It is against this backdrop - the need to restrict working class mobility to acceptable limits like going to work - that we should look at such measures as police roadblocks, tolls on motorways, satellite and video surveillance of traffic and the campaigns against tax and insurance evasion. Class conflict occurs in all sorts of situations - this is one of them.

So, even within the dominant architecture and geography of capitalism the possibility for subversion is always present, even in the 'model communities' clustered along motorway corridors. Motorways - those arteries of profit and power - can also carry the virus of class warfare. Let's spread it.

Miserable worker

The first of a bulletin produced by workers around the Manchester area, tirading against work, published in the Subversion journal.

If you're not miserable then you must be mad!!

This bulletin has been produced by a bunch of miserable workers centred around Manchester. It is not important who we are, it is enough to know that we have been pretty miserable for a long time now! and that we have discovered that our condition is common in the working class across the entire planet.

Of course we don't just mean people with "jobs" are miserable - housewives, schoolchildren, students and the unemployed are also miserable.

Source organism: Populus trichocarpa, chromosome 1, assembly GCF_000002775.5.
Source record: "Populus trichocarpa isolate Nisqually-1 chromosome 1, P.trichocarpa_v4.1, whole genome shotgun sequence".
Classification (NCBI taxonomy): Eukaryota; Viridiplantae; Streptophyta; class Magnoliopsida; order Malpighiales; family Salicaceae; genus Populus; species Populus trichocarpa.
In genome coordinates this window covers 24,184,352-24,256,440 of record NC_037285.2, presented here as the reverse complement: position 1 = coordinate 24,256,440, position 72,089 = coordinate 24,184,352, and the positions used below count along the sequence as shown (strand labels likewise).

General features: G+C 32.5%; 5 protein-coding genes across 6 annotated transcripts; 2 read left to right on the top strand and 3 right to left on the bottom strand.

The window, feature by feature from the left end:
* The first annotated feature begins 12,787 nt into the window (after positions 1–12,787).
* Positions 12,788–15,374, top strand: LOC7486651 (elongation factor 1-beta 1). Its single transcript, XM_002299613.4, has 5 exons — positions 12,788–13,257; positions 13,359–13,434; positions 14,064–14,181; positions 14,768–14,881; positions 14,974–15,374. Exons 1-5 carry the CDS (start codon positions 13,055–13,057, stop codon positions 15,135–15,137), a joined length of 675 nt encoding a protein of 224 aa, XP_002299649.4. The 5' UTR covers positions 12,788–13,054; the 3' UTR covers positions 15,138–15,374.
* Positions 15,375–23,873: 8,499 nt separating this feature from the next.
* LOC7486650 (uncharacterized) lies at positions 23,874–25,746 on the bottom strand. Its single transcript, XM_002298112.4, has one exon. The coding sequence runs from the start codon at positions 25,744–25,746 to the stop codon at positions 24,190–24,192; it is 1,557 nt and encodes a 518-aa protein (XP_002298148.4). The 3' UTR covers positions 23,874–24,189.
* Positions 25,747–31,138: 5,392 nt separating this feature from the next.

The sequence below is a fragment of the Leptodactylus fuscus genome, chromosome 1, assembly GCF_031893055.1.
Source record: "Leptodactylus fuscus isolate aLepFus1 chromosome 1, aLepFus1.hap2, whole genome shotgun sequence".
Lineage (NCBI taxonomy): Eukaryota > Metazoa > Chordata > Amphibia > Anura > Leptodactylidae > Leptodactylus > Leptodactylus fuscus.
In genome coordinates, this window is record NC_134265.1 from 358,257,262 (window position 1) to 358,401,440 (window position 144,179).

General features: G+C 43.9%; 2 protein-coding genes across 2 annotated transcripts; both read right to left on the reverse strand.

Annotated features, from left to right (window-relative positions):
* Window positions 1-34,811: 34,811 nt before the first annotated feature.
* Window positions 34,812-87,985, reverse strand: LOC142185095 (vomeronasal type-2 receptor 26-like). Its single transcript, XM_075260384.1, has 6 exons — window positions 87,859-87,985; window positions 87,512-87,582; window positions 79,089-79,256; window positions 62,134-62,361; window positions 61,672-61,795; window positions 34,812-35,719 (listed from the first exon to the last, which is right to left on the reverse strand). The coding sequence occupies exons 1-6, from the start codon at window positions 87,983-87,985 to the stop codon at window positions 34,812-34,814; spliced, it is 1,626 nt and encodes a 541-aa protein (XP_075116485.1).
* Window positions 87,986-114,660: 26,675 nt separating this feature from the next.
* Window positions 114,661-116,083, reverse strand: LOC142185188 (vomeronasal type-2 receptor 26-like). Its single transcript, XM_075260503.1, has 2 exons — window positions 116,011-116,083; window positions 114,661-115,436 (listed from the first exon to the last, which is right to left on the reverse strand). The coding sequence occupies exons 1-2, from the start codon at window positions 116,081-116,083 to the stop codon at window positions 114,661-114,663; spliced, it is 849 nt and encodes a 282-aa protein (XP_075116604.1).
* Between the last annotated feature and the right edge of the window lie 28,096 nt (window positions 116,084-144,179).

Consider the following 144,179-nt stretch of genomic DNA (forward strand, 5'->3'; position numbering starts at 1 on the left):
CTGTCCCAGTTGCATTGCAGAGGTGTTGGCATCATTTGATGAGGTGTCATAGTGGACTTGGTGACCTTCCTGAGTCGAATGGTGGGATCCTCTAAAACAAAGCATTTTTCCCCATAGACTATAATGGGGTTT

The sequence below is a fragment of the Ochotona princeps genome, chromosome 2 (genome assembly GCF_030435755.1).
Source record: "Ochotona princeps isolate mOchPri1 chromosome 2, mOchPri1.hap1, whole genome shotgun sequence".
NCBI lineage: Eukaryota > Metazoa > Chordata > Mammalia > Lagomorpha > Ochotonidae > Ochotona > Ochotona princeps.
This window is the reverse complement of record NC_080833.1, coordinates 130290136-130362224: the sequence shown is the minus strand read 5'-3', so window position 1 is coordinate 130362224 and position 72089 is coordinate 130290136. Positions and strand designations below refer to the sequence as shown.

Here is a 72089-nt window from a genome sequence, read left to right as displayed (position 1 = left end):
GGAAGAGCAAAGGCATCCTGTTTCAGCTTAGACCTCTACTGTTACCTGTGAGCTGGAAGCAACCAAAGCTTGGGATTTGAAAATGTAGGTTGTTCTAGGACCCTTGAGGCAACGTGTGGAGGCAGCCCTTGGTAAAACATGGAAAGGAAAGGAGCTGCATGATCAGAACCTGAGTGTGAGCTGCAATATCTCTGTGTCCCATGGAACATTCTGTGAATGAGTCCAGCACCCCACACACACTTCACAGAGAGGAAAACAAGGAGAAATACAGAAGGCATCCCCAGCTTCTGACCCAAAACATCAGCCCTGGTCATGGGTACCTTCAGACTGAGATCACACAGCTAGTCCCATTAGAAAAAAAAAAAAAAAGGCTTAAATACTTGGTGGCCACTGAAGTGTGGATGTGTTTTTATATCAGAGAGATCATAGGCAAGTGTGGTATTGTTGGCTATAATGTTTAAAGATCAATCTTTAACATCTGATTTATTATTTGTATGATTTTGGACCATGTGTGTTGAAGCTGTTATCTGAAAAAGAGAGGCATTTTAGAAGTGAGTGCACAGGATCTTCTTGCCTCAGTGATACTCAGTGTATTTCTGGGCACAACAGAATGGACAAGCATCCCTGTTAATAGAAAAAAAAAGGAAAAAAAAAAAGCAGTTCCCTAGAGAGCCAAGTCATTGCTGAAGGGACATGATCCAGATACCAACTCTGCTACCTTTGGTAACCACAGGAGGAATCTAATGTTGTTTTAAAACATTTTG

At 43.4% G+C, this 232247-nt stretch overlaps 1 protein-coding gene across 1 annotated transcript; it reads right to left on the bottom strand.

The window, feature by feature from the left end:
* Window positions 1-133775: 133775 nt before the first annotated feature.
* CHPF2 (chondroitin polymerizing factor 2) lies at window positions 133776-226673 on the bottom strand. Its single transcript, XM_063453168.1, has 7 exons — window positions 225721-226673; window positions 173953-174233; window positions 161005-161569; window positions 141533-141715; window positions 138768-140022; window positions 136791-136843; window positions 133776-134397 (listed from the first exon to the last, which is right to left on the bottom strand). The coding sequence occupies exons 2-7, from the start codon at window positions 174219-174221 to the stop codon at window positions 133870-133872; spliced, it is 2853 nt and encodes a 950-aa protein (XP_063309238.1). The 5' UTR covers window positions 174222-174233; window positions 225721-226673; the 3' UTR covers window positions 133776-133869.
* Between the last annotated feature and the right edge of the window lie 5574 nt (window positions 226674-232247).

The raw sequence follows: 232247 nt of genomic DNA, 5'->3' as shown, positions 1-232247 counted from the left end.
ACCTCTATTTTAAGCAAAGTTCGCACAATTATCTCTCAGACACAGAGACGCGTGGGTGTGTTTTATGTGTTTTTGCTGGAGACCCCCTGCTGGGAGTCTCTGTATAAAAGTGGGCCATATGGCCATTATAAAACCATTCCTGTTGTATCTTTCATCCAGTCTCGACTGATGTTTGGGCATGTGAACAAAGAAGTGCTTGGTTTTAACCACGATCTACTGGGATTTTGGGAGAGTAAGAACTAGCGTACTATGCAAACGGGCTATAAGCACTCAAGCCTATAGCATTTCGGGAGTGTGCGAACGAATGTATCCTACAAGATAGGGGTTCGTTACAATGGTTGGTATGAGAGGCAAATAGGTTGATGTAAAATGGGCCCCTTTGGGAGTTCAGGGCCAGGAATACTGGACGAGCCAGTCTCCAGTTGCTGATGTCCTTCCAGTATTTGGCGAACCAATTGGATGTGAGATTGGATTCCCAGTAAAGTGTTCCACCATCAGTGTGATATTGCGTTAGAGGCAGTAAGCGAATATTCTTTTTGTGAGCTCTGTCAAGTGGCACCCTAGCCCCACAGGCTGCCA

The main reason we reckon for everyone being so miserable is work. If we're not actually at work, where we get told what to do, told off, paid too little, treated like dirt or like donkeys, then we are recovering from work, worrying about work, getting ready for work and trying our best to enjoy ourselves as much as possible in the few hours we have before we have to go back to that stinking hell-hole.

Most things we do are related to work. We don't have "children" we have "future workers", they go to school so that they can learn how to follow orders, which, as we know, is an essential trait for us workers! They may get to go to universities, but it only means that they will be able to give orders to other workers (this may seem like a better option than being on the bottom rung, but these concerned and caring people still have to take orders from people above them, and they have to mix with people who tend to have some serious personality defects!)